Again coming to the rescue of disabled soldiers denied disability pension, the Supreme Court has yesterday rendered a detailed landmark decision holding that any disability that arises during service is to be deemed to have been caused by military service unless reasons are recorded as to how the disability was such which could not have been detected at the time of entering into service.
Before I proceed with more details, I must put it on record that the present times are the best for military veterans. The political leadership, that is, the current Defence Minister, is inclined to resolve all such issues, especially related to disabled veterans, and the military brass dealing with the subject seems to have a pragmatic leader in the new Adjutant General. They need to now implement their vision and enforce the law of the land without being bothered about the personal opinion of their staff. I have, in the past, discussed in detail the issue how the establishment (more specifically the medical set-up) is being unfair to our disabled soldiers by its hyper-technical and mathematical approach.
The decision, while dismissing 26 appeals filed by Ministry of Defence against disability pension granted by High Courts and Armed Forces Tribunal to physically and psychiatrically disabled soldiers, again reiterates what had been held by the Supreme Court in 2013 in Dharamvir’s case, in 2014 in Sukhwinder’s case and also by the Punjab & Haryana High Court in its landmark judgement in Umed Singh’s case again in 2014. The following is notable from the dicta of the Supreme Court:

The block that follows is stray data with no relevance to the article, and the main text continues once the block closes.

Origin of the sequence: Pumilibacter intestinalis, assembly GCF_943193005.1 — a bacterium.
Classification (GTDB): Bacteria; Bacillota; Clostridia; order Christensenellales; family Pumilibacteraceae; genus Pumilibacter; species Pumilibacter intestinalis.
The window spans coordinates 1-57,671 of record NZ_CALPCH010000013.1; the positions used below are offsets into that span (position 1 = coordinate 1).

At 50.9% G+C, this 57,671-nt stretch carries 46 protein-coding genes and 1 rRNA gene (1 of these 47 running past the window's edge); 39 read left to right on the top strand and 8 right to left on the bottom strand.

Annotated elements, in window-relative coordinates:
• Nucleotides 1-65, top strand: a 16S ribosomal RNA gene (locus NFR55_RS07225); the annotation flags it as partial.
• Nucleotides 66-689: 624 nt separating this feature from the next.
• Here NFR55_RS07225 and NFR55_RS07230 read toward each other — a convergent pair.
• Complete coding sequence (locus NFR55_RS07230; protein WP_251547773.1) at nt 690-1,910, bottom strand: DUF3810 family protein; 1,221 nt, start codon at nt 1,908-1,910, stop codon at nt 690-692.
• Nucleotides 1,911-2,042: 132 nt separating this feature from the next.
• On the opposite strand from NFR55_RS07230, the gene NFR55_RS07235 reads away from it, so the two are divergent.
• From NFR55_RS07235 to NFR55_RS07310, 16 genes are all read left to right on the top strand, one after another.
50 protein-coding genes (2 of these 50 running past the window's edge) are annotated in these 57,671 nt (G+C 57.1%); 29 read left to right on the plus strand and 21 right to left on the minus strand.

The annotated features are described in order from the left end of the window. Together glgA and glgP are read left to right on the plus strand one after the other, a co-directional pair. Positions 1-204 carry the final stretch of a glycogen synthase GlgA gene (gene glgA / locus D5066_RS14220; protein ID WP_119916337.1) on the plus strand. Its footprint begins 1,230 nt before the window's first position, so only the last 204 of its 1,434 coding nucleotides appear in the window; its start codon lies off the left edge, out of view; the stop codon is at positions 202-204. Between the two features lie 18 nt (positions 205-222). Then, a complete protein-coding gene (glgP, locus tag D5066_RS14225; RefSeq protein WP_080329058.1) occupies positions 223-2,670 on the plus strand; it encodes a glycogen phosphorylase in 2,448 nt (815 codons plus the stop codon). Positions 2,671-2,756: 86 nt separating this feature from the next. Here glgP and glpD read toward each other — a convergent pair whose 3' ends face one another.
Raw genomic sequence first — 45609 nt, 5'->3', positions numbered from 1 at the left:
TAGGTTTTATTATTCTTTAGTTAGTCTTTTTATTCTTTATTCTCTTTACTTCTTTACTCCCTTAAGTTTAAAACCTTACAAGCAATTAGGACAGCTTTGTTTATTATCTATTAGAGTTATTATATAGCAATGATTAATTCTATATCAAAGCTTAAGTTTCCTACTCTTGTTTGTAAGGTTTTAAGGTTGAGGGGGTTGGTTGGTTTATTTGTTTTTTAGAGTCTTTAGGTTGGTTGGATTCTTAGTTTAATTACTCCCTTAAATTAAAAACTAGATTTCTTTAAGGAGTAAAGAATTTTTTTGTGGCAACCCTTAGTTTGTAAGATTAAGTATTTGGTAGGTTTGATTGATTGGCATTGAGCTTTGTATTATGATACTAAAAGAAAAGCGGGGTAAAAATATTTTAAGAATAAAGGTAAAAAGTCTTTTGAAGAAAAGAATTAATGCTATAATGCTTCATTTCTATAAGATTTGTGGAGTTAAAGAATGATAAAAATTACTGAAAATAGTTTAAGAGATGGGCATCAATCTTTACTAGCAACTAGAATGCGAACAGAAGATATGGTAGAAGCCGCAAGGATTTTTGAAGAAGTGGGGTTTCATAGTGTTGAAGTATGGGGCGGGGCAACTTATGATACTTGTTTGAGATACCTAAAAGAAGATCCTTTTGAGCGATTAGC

A. The opinion of the medical board stating that a disability is “neither attributable to, nor aggravated by military service” is not sufficient to deny disability pension to disabled soldiers.
B. As per rules, a presumption of fitness operates when a person joins service and it is also presumed under the rules that any deterioration that has taken place in the health of a soldier is due to military service.
C. Claimant is not to be called upon to prove entitlement and he/she shall receive the benefit of doubt.
D. If the medical board holds that the disability could not have been detected on medical examination at the time of acceptance in service, reasons for the same shall be stated.
E. Provision for payment of disability pension is a beneficial provision which ought to be interpreted liberally so as to benefit those who have been sent home with a disability at times even before they completed their tenure in the armed forces
F. The burden to establish non-connection of disability with service would lie heavily upon the employer since the rules raise a presumption that deterioration in the health of soldiers is on account of military service or aggravated by it. A soldier cannot be asked to prove that the disease was contracted by him on account of military service or was aggravated by the same.
Thanks to the Supreme Court and the Delhi and Punjab & Haryana High Courts for ensuring a life of dignity to our disabled soldiers.